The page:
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Velma and Louie

by Carole Bellacera

Get that smug look off your face.  I know what you're thinking.  Well, I'll tell you right now, this ain't no "Thelma and Louise" story.  Leastways not with the same ending.  I'm here to tell you about it, so it's mighty clear we didn't drive off no cliff into the Grand Canyon.  Blame foolishness, if you ask me.  That ending.  Didn't ring true, and I said so to Louie when we watched that ignorant thing on his VCR in the Happy Valley Home for Retired Citizens.  'Course you couldn't tell him that.  By the time those two dim-witted females drove their car into the next world, Louie was so randy from the love scene, he couldn't keep his blessed hands off me.  'Course,  I was hotter than a July firecracker myself from eyeing that purty Brad Pitt.  Lawsy...if I were about forty years younger...hmmm...mmm!

Well, back to the matters at hand.  My name is Velma Huddleston.  I'm seventy-three years old and up until last August, I lived at the Happy Valley Home for Retired Citizens in Charleston, West Virginia.  That's where I met Louie.  He lived across the hall, and I met him one day down by the mailboxes.  We got to talking and he told me about his grandson who had made it big in a rock group called Hairy Armpits or Harry Krishna or some such nonsense.  Against his mama's wishes, Louie added with a big toothy smile.

"She thought he was trotting down to hell on a fast horse in a porcupine saddle,"  he told me in what I was to learn was his unique way of telling a story.  That Louie!  He has more sayings than a dog has fleas.

Anyhow, as he was going on about his rock-star grandson, I listened politely, thinking as how that hardly was something to brag about, but you could tell he was proud as pie when he talked about that youngun, and who was I to burst his bubble about it?  It's not as if I have a lot to brag about in my family.  My only son, Jarvis, has never been able to hold down a job because he suffers from that Roulette's Syndrome, or whatever its called, and he never fails to cuss up a storm during the worst possible moments--like funerals and weddings.  And then there's the yips.  Lord a my!  Sounds like one of them little dogs who look more like big rats than canines.  'Course he's gotten better  since he started taking the drugs for it.  Drugs don't always help though, not when he's riled up about something.  Which is more often than not.  He got that from his daddy.  Anyways, Jarvis even found a woman who'd put up with his ailment, (course, you can imagine how taken aback she was when he said "marry me, Loretta ugly bitch I love you (yip) like crazy.")  Loretta was one of them Bible thumpers who thought she was put on this earth to personally rescue the downtrodden, and I guess that's what she thought Jarvis was because she married him lickety-split and spit out three younguns right in a row.   Each and every one of them, God bless 'em, as dull as bad-year molasses.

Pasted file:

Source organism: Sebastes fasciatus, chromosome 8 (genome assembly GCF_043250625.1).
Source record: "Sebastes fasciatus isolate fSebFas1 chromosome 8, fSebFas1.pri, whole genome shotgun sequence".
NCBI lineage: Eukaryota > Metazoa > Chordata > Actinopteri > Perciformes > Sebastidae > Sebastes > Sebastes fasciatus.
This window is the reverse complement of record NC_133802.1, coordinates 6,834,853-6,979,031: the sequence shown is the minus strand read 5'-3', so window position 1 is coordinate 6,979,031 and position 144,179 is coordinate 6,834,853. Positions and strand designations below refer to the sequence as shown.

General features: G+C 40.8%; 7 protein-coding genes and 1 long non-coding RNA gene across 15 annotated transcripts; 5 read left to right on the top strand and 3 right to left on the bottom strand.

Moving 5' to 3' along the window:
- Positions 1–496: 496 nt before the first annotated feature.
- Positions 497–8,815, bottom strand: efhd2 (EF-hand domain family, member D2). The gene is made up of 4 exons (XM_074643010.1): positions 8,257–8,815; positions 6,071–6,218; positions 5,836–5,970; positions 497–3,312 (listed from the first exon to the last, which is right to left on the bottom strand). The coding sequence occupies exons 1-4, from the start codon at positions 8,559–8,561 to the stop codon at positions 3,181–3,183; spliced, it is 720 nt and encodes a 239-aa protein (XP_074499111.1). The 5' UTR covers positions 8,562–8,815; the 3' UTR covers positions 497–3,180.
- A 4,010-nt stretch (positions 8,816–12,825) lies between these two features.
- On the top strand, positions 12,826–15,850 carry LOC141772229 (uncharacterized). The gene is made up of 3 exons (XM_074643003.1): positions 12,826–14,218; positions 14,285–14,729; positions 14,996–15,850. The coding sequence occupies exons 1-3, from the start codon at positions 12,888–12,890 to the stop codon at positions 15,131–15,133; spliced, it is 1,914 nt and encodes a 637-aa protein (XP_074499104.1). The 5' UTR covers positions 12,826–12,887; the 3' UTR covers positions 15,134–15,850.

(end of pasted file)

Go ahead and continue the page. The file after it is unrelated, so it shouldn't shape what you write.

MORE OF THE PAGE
But I'm gettin' off the subject.  I'm allowed to.  I'm seventy-three years old. Now, Louie.  He's seventy-five, cute as a button, and I love him.  Ain't that a lark?  seventy-three years old and in love like a school girl.  Who would've thought it?  But I guess I was due, 'cause I'd never been in love before.  Not even with Skank, my husband of fifteen years.  That low account mean sumbitch.  Back before he caught the black lung disease in the coal mine where he worked, he used to beat me black and blue for looking at him crooked.  Something I apparently did more often than not back in the early days of our marriage.  I was fourteen when I married Lowell "Skank" Huddleston.  And I was fifteen when I gave birth to Jarvis.  Ain't that funny?  I'm only fifteen years older than my boy.  Why, if they hadn't torn down the Happy Valley Home for Retired Citizens, he could've moved in here with me, but that wouldn't have happened, because I wouldn't have had him.  Law!  Much as I love him--'cause after all, he's my own flesh and blood--that boy would drive me crazy if I allowed it.  Louie don't like him at all.  Says he was born tired and raised lazy, and I guess maybe I should take offense at that observation, but hell, I'll just blame it on Skank.  He did the raising, not me.  His rules were law, I'll tell you that.  But when Jarvis turned fourteen, and the raising was pretty much done, Skank up and died, and I'll tell you right now, I didn't shed a tear.  No sir, and I'm not a bit ashamed to admit it.

Anyhow, back to Louie.  He used to be a truck driver.  Drove one of them big old rigs from Charleston to Lexington, Kentucky and down to Knoxville on occasion.  He married a hometown girl who, according to him, looked like sixty miles of bad road, but who he loved in spite of, and they ended up having a couple of twin girls, and I'll get to them in a minute 'cos Genovidene and Geneva are a big part of our story.  Anyways, he settled down in Charleston when he wasn't on the road, and lived that life until his homely wife died and Geneva, the daughter that stayed in town (the other moved to Richmond), got him an apartment at Happy Valley.  And it was right after he moved in that I met him and we fell in love.